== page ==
Shiraz/Syrah - whats the difference?
There are a few varieties of wine that taste almost identical, yet have different names. Pinot Gris and Pinot Grigio, Sparkling Wine and Champagne and the newly popular Shiraz and Syrah are a few of these mystery names of wine. So what’s the difference between a Shiraz and a Syrah? Like most differences in wine names, the answer is Location Location Location.
Shiraz and Syrah are the same grape, but from different locations in the world. The name Shiraz is only used for the Syrah grapes grown in Australia. Every other Syrah is known as Syrah. (The Californians have adopted the Shiraz name for marketing purposes, but it is widely known that real Shiraz comes from the Aussies.)
Producers throughout the New World and Mediterranean Europe are planting new vineyards and nurturing old ones that have been forgotten in the past years while merlot and cabernets have been the wine of choice. What’s sparked this revitalization of grapes like shiraz/syrah? People are looking full-bodied, spicy wines and there is no better varietals than shiraz/syrah.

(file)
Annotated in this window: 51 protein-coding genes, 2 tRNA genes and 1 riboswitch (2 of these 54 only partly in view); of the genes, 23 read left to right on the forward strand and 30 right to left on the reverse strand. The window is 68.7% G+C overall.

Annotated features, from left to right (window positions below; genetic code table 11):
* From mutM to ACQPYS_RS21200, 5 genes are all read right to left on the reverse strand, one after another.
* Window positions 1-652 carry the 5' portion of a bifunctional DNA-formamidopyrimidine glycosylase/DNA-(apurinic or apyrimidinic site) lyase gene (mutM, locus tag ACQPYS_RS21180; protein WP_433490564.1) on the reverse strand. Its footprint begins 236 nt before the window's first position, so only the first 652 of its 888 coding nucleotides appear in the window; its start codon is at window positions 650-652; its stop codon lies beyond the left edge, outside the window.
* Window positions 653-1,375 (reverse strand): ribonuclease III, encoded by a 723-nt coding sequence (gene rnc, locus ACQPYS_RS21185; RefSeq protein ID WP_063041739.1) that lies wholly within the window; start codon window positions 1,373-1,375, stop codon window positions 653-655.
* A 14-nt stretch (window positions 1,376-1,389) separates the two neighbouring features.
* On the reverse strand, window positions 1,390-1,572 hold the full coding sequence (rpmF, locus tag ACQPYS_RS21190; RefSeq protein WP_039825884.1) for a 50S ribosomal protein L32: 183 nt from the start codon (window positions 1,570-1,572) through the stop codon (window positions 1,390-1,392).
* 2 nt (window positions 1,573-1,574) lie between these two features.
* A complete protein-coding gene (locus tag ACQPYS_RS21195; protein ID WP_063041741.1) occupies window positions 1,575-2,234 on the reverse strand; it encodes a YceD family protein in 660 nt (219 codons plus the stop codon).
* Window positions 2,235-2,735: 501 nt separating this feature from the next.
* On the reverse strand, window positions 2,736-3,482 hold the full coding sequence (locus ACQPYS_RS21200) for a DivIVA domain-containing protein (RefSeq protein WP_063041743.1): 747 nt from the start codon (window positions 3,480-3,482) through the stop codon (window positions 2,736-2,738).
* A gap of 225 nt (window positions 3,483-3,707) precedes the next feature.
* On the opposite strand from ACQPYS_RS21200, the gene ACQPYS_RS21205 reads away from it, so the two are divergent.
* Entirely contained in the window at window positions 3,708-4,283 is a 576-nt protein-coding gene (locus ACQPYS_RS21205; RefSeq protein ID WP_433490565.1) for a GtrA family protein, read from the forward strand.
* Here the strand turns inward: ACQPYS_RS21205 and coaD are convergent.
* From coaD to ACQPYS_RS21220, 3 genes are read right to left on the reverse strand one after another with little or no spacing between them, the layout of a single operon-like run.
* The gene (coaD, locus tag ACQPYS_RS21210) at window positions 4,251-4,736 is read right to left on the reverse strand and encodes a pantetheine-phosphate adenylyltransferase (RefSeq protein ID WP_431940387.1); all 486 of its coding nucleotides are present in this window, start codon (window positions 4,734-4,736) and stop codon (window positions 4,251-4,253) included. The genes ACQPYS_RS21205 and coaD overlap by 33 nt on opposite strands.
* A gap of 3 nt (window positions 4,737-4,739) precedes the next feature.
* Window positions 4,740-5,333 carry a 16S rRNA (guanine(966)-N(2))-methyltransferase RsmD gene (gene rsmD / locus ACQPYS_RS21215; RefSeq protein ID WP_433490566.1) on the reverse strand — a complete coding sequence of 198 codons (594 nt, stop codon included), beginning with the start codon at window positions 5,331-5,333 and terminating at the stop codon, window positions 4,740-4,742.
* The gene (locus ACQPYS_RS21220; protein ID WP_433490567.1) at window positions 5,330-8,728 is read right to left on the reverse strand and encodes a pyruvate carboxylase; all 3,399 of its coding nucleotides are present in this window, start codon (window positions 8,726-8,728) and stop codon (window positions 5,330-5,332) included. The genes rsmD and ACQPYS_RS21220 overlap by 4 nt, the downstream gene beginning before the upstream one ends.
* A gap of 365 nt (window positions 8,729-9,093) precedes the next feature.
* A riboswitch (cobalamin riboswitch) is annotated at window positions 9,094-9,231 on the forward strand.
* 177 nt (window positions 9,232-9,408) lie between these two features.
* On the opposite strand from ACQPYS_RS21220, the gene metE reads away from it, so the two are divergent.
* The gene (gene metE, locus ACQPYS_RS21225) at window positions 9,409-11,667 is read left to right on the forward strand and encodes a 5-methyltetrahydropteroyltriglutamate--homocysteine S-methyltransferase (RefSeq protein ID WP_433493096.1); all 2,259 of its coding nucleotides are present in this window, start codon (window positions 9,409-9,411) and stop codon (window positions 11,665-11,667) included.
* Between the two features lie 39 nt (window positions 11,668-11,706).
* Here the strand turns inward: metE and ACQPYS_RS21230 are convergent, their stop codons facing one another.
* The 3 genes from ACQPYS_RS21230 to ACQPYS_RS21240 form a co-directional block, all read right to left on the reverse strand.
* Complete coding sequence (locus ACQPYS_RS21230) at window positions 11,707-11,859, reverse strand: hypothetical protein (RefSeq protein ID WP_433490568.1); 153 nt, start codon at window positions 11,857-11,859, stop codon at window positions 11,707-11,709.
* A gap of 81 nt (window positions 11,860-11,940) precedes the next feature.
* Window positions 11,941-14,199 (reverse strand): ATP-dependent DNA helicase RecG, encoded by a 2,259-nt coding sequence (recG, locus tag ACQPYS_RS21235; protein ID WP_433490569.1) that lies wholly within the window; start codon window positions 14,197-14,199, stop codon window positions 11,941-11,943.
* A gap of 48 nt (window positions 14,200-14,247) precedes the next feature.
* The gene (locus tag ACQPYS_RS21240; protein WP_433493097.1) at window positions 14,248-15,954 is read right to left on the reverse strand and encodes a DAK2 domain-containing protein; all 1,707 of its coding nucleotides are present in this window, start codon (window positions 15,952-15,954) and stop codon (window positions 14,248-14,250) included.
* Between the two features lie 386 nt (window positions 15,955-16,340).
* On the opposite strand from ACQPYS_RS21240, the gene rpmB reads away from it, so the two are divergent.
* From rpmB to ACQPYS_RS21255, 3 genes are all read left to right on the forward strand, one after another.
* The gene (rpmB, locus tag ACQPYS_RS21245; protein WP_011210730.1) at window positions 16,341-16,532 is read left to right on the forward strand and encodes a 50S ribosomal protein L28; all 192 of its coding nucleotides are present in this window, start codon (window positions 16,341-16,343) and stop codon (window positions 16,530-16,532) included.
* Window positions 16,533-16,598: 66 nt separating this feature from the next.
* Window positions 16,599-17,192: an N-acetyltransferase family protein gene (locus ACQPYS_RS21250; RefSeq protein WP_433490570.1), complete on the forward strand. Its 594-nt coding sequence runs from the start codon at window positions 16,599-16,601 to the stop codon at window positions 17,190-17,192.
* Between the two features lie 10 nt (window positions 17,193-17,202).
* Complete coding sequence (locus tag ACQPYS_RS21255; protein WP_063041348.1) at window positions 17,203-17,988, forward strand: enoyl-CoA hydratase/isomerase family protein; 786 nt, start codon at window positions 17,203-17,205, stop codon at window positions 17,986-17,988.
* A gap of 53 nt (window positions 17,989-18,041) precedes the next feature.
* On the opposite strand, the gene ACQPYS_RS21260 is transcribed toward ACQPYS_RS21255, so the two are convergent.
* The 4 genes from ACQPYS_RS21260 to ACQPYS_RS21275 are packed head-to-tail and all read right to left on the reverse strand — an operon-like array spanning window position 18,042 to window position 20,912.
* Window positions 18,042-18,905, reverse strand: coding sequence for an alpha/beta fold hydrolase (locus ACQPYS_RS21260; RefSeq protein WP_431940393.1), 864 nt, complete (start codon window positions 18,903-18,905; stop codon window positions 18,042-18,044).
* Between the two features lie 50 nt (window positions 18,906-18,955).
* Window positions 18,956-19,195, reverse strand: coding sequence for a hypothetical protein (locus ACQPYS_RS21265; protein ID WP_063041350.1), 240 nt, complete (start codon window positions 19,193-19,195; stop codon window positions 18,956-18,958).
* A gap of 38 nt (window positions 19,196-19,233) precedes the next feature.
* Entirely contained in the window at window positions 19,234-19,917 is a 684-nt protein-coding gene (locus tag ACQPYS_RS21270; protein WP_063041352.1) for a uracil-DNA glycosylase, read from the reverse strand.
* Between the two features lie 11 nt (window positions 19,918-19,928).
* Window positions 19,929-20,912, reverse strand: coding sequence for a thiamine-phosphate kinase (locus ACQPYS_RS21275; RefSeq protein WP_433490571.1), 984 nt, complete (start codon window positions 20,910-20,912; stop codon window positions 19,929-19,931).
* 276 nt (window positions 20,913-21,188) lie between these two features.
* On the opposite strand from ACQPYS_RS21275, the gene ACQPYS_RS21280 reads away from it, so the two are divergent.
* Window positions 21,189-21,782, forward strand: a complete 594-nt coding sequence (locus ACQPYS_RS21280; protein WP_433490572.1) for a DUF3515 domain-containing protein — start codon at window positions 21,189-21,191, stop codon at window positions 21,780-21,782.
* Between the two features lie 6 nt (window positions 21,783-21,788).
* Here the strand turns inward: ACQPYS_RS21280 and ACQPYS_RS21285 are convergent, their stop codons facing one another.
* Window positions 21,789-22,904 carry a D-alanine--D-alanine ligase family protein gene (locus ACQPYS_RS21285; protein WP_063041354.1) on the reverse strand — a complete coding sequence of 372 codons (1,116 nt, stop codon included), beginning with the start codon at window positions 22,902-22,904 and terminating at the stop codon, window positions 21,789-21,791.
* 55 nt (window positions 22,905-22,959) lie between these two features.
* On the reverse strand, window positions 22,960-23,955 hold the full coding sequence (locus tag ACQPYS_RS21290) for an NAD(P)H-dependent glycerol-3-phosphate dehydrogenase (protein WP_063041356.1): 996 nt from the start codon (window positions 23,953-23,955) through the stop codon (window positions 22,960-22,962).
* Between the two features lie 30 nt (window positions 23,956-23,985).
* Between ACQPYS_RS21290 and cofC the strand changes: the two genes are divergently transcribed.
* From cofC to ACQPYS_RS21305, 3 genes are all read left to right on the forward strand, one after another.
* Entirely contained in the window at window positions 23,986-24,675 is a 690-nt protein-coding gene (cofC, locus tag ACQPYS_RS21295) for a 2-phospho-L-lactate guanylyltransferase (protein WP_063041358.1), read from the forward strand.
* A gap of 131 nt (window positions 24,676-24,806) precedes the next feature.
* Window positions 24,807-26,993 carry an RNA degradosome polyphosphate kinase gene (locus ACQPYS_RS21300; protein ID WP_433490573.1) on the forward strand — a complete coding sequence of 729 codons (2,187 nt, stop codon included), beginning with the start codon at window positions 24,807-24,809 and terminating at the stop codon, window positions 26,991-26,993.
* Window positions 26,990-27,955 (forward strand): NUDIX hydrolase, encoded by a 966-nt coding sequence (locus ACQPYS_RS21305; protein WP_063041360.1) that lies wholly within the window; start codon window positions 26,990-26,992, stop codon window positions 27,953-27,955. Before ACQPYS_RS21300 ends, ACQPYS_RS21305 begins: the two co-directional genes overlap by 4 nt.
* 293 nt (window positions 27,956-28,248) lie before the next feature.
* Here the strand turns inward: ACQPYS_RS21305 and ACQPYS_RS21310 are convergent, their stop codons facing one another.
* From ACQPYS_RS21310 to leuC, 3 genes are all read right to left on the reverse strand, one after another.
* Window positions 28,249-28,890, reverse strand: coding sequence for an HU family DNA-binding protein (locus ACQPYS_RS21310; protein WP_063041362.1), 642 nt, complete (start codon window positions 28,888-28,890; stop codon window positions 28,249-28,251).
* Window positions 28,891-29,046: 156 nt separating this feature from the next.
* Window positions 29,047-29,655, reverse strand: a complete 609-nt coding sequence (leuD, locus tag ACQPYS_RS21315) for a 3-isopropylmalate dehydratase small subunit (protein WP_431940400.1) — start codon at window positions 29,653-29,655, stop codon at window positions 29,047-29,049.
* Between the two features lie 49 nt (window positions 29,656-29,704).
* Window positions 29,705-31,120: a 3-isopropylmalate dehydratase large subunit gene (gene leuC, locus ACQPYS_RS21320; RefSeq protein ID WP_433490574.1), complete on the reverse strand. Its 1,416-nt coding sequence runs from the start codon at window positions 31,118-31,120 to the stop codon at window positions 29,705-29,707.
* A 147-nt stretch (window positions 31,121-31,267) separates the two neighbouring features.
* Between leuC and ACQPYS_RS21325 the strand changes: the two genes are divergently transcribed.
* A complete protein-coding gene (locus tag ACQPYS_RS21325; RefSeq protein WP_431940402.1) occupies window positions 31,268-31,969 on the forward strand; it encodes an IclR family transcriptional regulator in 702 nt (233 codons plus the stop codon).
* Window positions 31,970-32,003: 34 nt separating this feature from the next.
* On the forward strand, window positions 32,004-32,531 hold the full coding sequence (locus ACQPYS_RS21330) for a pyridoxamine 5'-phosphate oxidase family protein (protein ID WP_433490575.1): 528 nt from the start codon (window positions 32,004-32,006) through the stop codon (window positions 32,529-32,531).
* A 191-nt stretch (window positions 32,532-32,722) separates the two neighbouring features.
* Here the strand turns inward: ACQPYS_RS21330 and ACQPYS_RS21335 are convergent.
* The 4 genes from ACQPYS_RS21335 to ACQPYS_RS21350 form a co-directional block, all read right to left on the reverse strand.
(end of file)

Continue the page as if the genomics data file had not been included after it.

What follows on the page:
Syrah’s home is in the Rhone Valley in France where the berry fruit is dense, inky and more herbal, the acidity is higher and the aroma hints of fresh ground pepper. Syrah can gain complex leathery gamey flavors as it matures. Shiraz is grounded mainly in the Barossa Valley of Australia. The Australian Shiraz is from what’s thought to be from the greatest plantings of Shiraz in the world is found.
In the old vines Shiraz from Australia the grapes are riper, fuller and there is a rich, mouth-filling chocolaty character with a spicy element. The Shiraz wines are intense but more succulent and have a better longevity than it’s counterparts. Shiraz’s made in the southern part of Australia are known for their peppery taste, rarely found in any other wines.
Syrah/Shiraz doesn’t only make expensive, top of the line wines. In Australia where it has regained its position as the most planted red grape, it is responsible for masses of everyday, smooth, spicy, blackberry flavored reds. It is also blended very successfully with cabernet sauvignon at all quality levels and is made into a delicious, full bodied, ripe, spicy red wine.
So whether you’re drinking a Syrah or Shiraz, get ready for a bold, spicy, big red that is perfect on its own, or paired with aggressively prepared foods. Look for Syrahs from South Africa, Chile and Argentina in the coming years, there have been successful plantings in the past years and with the complexity of today’s Syrah’s these will be just as great.
About the Author: John Gibb is the owner of Wine guides
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